The Bridge's Relationship In The Bridge By Arthur Miller

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It is evident early on in the play that the relationship between Eddie, the main protagonist, and Catherine, his niece, is a peculiar one. Arthur Miller presents their bond in a way that would be common and accepted with every father-daughter relationship; he displays it as one of love, support and ambition. Nevertheless, Miller adds undertones of something more amorous and darker in Eddie’s infatuation and lust for Catherine which appears incestuous. Alfieri seems to fear Eddie becoming an abnormal beast, a remnant of the Greek or Roman tragedy. In the line, “His eyes were like tunnels; my first thought was that he had committed a crime, but soon I saw it was only a passion that had moved into his body, like a stranger”, the playwright portrays…show more content…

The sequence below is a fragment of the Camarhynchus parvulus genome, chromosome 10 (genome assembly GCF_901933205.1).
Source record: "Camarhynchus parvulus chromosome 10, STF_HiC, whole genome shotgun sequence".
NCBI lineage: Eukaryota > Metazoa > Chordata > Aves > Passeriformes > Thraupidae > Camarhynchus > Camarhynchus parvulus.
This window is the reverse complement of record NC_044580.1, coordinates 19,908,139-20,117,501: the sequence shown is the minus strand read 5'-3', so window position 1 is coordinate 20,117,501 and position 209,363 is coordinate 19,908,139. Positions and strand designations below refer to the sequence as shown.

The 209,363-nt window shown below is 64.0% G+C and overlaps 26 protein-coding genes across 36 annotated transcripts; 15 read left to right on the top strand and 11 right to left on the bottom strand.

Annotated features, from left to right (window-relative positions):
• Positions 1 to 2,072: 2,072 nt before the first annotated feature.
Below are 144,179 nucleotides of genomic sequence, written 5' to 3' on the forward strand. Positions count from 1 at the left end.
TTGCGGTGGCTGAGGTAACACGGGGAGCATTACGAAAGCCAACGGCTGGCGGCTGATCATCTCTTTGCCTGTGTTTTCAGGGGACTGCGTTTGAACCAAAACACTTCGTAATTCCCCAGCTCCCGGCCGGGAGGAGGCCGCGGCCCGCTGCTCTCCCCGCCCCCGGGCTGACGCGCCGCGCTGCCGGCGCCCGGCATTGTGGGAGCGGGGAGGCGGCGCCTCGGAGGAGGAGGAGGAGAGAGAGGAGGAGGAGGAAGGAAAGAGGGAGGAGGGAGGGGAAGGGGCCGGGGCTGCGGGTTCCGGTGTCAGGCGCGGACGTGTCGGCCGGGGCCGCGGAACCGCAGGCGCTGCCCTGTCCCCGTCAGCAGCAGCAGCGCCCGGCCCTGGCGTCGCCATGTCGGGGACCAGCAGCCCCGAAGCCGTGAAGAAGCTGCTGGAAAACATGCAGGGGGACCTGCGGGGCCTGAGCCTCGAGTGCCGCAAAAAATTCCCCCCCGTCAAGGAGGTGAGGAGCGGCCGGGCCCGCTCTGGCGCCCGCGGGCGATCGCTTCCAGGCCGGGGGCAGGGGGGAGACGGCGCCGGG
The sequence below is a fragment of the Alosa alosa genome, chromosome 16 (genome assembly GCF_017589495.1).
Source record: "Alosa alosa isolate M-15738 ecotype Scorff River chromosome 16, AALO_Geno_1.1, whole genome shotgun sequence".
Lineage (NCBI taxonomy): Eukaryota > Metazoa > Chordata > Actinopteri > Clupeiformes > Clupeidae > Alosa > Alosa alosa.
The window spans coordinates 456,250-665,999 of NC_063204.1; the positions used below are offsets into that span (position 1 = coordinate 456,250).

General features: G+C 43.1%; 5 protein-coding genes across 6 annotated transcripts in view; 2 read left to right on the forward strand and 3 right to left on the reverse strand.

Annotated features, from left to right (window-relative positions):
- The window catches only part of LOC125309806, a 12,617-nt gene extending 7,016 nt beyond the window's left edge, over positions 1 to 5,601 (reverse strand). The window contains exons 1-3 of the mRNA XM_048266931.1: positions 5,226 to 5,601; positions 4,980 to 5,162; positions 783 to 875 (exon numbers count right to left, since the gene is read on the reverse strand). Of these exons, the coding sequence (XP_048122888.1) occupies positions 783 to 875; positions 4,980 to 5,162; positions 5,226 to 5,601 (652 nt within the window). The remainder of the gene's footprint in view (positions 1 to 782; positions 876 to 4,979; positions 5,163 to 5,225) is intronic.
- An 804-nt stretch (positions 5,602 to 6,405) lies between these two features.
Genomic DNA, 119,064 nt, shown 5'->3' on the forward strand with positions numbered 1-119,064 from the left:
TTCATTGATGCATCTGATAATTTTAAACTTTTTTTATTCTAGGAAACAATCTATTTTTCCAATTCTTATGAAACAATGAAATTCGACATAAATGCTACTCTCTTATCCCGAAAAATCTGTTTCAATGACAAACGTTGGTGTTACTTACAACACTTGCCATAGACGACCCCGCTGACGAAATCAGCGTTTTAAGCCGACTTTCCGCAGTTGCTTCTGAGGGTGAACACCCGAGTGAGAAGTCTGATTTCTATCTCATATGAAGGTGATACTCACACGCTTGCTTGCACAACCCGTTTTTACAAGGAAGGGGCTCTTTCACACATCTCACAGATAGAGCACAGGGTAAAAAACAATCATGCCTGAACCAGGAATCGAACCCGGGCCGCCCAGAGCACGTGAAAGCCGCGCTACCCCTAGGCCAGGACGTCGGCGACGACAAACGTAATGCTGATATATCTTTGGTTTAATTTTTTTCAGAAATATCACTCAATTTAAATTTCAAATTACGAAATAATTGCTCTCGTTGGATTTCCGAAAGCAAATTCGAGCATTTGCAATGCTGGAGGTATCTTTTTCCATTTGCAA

Until this moment, no one has directly spoken about Eddie’s enamour for Catherine. Although they are evidently known by Beatrice and Alfieri, one has dared to actually tell Eddie what is wrong with him. Nevertheless, even when Eddie realises his demon, the affection for his niece, he is too powerless to prevent it. Eddie pounces forward and attempts to kill Marco. In the moment of Sicilian revenge, Eddie cannot regain any sense or pull himself back. Perhaps the recognition of the sexual taboo causes Eddie to be even more determined to seek revenge or at least find some sort of success or honour in his own death. He does not even have the power to deny Beatrice’s declaration, however instead follows through his destructive path. This moment may bring Eddie out of his lunacy enough to bleed to death and lie in Beatrice’s arms. After he has recognised his sinful love for Catherine, Eddie appears to find himself, which might explain why he is able to partially reconcile his relationship with his wife during his last seconds alive. This scene and quote is gripping and mesmerising and definitely leaves the audience yearning to find out

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